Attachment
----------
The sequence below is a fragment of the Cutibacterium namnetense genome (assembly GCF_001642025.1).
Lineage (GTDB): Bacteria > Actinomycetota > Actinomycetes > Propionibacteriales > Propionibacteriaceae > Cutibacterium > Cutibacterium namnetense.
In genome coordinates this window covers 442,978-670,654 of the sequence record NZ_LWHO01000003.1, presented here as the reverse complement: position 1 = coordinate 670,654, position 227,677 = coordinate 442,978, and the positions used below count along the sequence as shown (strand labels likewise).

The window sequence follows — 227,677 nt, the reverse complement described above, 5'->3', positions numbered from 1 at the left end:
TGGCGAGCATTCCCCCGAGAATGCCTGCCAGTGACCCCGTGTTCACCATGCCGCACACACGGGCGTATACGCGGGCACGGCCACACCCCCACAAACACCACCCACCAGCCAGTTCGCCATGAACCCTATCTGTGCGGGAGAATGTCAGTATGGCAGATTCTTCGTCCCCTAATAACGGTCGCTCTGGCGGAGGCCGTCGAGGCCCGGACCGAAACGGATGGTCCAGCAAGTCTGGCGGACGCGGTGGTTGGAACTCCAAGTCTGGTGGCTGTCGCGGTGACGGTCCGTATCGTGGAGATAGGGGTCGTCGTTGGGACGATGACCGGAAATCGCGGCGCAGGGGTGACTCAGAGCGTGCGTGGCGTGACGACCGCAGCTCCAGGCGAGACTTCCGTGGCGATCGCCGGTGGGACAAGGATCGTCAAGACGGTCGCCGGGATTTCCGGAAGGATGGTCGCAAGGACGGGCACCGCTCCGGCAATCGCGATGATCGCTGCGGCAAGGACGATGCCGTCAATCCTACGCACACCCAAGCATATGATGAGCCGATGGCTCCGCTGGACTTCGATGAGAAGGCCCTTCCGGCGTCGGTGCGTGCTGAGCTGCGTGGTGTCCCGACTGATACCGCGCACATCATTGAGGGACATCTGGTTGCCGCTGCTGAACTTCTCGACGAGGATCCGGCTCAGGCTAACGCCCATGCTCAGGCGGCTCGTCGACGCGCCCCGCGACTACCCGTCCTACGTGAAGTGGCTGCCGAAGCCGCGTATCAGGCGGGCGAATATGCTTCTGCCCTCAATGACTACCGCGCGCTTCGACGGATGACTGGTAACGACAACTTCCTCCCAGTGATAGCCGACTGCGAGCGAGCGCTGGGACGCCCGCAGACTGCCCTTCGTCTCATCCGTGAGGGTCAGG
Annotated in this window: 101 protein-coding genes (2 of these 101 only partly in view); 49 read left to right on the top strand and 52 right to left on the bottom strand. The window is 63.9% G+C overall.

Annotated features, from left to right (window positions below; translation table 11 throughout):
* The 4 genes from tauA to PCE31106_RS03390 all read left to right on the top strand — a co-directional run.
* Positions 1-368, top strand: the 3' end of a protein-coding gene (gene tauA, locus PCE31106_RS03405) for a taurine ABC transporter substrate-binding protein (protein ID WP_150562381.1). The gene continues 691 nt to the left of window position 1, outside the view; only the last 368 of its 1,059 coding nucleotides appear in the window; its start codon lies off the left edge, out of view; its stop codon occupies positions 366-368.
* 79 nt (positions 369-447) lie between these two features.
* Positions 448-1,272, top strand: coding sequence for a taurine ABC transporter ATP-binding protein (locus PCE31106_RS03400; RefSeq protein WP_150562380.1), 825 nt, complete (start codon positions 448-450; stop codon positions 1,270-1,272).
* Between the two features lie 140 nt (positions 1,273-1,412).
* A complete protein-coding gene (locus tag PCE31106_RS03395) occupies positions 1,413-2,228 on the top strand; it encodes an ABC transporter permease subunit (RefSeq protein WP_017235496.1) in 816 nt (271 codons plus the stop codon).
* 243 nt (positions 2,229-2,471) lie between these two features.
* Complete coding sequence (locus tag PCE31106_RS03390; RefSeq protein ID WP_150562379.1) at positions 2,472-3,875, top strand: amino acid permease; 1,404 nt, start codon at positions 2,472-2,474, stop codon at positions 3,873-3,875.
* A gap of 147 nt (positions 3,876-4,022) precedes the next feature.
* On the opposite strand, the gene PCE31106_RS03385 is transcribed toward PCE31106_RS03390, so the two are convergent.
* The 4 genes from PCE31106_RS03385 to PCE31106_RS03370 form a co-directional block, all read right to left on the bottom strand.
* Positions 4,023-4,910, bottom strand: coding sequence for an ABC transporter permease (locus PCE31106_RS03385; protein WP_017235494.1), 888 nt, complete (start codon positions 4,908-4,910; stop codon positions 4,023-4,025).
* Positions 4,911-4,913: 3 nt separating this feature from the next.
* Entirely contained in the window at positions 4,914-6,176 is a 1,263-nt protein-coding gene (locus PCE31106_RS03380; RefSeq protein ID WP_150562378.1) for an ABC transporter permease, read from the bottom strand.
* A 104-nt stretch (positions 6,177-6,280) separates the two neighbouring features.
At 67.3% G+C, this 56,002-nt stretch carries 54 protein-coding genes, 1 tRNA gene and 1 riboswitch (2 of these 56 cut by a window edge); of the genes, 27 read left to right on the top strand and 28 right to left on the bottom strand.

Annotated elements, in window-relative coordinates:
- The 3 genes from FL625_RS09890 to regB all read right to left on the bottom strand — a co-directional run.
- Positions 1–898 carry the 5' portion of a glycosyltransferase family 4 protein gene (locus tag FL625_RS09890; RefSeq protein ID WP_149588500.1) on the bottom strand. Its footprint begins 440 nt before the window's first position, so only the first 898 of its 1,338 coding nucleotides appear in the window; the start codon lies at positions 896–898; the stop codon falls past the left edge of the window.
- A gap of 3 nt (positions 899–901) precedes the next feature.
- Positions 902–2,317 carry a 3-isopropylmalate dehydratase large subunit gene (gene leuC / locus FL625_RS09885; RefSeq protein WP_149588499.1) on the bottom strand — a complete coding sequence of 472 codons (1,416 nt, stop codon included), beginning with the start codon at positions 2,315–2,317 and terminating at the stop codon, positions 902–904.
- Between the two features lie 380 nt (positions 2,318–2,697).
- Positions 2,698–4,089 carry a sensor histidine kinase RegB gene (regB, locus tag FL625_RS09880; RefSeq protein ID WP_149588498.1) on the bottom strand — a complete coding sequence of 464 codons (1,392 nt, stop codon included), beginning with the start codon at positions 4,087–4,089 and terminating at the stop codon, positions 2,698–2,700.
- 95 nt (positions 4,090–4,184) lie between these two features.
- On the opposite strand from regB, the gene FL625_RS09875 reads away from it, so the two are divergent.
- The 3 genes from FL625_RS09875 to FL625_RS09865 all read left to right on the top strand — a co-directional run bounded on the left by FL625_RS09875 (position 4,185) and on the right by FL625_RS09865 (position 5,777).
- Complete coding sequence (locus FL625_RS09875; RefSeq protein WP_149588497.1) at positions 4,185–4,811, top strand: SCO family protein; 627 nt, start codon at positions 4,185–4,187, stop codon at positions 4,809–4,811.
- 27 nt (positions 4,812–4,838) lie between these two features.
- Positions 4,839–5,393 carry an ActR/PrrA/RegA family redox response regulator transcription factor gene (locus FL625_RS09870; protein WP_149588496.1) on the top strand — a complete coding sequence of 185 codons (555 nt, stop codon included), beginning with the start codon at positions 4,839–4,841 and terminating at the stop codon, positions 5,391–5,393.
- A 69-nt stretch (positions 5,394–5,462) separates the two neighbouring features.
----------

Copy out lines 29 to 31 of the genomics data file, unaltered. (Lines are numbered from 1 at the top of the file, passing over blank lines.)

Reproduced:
- Between the two features lie 380 nt (positions 2,318–2,697).
- Positions 2,698–4,089 carry a sensor histidine kinase RegB gene (regB, locus tag FL625_RS09880; RefSeq protein ID WP_149588498.1) on the bottom strand — a complete coding sequence of 464 codons (1,392 nt, stop codon included), beginning with the start codon at positions 4,087–4,089 and terminating at the stop codon, positions 2,698–2,700.
- 95 nt (positions 4,090–4,184) lie between these two features.